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About That Missing ‘Arctic’ Ice

If you follow weather news, you likely heard that this winter brought the lowest seasonal extent of Arctic sea ice on record – but it may still be news to you that most of the missing ice isn’t missing from the Arctic.

The satellite data collected by the National Snow and Ice Data Center, extending back to 1979, treats all northern hemisphere sea ice as “Arctic” sea ice. In summer and early autumn, this description is accurate. Once the ice melts out of Hudson Bay (most of which lies well below the Arctic Circle), what is left is an ice cap that floats with the generally circular currents in the Arctic Ocean, bounded by the northern reaches of North America, Scandinavia and Siberia.

But in late autumn and winter, the northern ice expands dramatically. Hudson Bay refreezes early, often sometime around Christmas. So does much of the Bering Sea north of the Aleutian chain. Ice creeps down the eastern coastlines of Labrador and Greenland and begins to surround the island of Newfoundland.

Parts of the Baltic Sea will typically freeze, earliest in the east. Ice always appears in the Sea of Okhotsk along the southeastern Siberian shoreline, and as the season progresses the ice typically does as well, to surround the northern Japanese island of Hokkaido, sometimes extending southward to the portion of Honshu north of Tokyo.

Back here in North America the ice will, in some years, just about fill the Gulf of St. Lawrence. It can extend further south as well. In really cold years, Chesapeake Bay may freeze – bringing “Arctic” sea ice to the shoreline of the old Confederacy. One place Arctic ice never appears, however, is on the Great Lakes. Even when Lake Erie is entirely frozen over, that ice does not count, because the lakes are freshwater.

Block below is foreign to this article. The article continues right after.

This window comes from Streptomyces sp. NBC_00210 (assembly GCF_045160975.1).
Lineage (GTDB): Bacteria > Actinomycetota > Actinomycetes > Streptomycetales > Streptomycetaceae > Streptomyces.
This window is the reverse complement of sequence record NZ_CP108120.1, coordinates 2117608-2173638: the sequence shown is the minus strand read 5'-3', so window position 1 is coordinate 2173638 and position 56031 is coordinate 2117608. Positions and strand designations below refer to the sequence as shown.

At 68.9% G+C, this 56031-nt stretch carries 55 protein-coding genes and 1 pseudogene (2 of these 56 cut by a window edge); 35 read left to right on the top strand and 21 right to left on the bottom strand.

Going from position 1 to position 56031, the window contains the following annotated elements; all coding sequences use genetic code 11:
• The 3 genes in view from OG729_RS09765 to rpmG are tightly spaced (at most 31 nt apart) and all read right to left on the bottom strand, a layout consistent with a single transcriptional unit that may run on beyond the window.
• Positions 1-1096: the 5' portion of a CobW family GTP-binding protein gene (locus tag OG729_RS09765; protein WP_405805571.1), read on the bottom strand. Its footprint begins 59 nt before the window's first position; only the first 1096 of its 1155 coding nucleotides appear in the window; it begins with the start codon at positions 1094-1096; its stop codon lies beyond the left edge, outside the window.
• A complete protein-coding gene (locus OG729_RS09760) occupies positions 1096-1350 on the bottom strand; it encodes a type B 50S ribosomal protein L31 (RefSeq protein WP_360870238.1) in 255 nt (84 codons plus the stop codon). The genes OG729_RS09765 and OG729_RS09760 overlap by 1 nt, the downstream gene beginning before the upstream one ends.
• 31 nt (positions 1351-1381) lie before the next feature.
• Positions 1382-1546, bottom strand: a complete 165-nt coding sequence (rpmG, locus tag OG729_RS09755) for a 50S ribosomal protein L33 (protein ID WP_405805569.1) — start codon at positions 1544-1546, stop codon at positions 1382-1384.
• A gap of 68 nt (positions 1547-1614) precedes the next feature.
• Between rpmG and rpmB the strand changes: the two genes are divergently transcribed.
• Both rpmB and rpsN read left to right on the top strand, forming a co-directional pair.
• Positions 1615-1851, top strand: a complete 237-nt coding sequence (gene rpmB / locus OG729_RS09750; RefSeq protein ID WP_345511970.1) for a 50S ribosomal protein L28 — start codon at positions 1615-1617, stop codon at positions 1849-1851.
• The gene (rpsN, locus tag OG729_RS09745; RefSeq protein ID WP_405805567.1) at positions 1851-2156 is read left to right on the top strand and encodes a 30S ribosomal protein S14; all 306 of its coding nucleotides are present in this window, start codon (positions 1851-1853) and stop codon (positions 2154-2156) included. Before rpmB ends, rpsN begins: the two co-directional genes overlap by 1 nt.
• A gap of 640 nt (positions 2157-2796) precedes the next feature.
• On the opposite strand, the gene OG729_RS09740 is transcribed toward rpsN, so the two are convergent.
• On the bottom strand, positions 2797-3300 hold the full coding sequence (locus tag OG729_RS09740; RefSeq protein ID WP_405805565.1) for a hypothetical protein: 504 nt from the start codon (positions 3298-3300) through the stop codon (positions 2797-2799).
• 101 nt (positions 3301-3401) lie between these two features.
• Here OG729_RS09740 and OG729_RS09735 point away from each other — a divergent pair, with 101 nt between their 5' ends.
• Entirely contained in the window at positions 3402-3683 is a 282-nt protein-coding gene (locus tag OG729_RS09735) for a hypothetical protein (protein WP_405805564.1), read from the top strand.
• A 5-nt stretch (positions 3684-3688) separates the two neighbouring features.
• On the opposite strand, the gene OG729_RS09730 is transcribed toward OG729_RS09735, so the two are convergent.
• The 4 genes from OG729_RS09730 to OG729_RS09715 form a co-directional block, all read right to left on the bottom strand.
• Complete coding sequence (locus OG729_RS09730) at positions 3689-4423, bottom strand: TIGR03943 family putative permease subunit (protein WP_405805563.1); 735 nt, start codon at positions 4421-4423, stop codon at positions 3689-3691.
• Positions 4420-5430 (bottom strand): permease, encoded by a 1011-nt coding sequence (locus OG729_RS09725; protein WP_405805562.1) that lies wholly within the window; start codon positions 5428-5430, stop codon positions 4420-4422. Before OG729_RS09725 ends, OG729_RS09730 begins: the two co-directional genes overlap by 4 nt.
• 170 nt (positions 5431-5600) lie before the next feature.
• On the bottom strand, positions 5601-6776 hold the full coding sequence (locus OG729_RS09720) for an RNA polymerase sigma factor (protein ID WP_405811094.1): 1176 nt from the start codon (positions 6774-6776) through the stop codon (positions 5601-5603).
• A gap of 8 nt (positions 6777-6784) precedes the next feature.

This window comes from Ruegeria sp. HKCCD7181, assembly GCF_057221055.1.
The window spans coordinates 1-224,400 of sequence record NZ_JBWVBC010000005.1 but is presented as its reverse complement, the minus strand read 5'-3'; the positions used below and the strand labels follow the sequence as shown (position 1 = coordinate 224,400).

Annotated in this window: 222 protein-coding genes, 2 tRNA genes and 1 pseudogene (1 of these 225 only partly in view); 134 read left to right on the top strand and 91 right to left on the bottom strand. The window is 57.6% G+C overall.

So when we hear about the record-low Arctic ice cover, we ought to ask ourselves: Where is all the missing ice? (And resist the temptation to answer: “Nowhere, because it’s missing.”)

The current maps from the NSIDC show that the ice is missing from seemingly everywhere. In the Arctic basin itself, the ice cover stops well short of its historic average position in the Kara Sea, which lies east of Finland and north of Russia’s Kola Peninsula. Ice cover has been notably absent in the Kara Sea and the adjacent Laptev Sea to the east for several years now, and the unusual extent of open water has significant implications for Northern Hemisphere weather patterns – but generally cold implications, which I will discuss in a little bit.

The ice is scanty, also, along the northeast shore of Siberia north of the Kamchatcka Peninsula, in the western Bering Sea, in the Gulf of St. Lawrence and in the Baltic region. It is well short of average in the Sea of Okhotsk. It is near average along the Labrador and Greenland coastlines, and above average only in a couple of small and isolated spots east of Newfoundland and southwest of Alaska. Another place seeing more ice than usual is the northern and central coastline of China – the equivalent, in its more southerly stretches, of ice appearing in Chesapeake Bay.